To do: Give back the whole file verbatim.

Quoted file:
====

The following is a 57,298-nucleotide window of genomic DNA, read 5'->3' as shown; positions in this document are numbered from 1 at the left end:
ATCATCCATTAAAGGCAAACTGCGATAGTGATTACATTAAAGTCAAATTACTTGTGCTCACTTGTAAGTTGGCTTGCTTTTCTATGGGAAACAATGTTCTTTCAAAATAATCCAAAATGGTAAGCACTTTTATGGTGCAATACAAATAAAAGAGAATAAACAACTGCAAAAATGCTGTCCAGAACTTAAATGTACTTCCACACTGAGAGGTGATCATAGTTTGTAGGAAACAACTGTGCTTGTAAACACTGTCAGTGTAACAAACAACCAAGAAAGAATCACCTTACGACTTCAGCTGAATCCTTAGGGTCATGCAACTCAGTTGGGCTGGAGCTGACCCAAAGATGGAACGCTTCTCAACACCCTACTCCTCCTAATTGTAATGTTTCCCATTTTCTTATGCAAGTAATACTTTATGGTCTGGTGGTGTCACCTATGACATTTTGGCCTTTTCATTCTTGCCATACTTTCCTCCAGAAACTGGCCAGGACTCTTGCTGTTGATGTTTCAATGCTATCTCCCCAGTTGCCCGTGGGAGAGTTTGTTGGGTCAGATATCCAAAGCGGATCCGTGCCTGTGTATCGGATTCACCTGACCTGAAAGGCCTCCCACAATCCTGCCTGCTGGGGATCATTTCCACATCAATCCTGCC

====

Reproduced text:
The following is a 57,298-nucleotide window of genomic DNA, read 5'->3' as shown; positions in this document are numbered from 1 at the left end:
ATCATCCATTAAAGGCAAACTGCGATAGTGATTACATTAAAGTCAAATTACTTGTGCTCACTTGTAAGTTGGCTTGCTTTTCTATGGGAAACAATGTTCTTTCAAAATAATCCAAAATGGTAAGCACTTTTATGGTGCAATACAAATAAAAGAGAATAAACAACTGCAAAAATGCTGTCCAGAACTTAAATGTACTTCCACACTGAGAGGTGATCATAGTTTGTAGGAAACAACTGTGCTTGTAAACACTGTCAGTGTAACAAACAACCAAGAAAGAATCACCTTACGACTTCAGCTGAATCCTTAGGGTCATGCAACTCAGTTGGGCTGGAGCTGACCCAAAGATGGAACGCTTCTCAACACCCTACTCCTCCTAATTGTAATGTTTCCCATTTTCTTATGCAAGTAATACTTTATGGTCTGGTGGTGTCACCTATGACATTTTGGCCTTTTCATTCTTGCCATACTTTCCTCCAGAAACTGGCCAGGACTCTTGCTGTTGATGTTTCAATGCTATCTCCCCAGTTGCCCGTGGGAGAGTTTGTTGGGTCAGATATCCAAAGCGGATCCGTGCCTGTGTATCGGATTCACCTGACCTGAAAGGCCTCCCACAATCCTGCCTGCTGGGGATCATTTCCACATCAATCCTGCC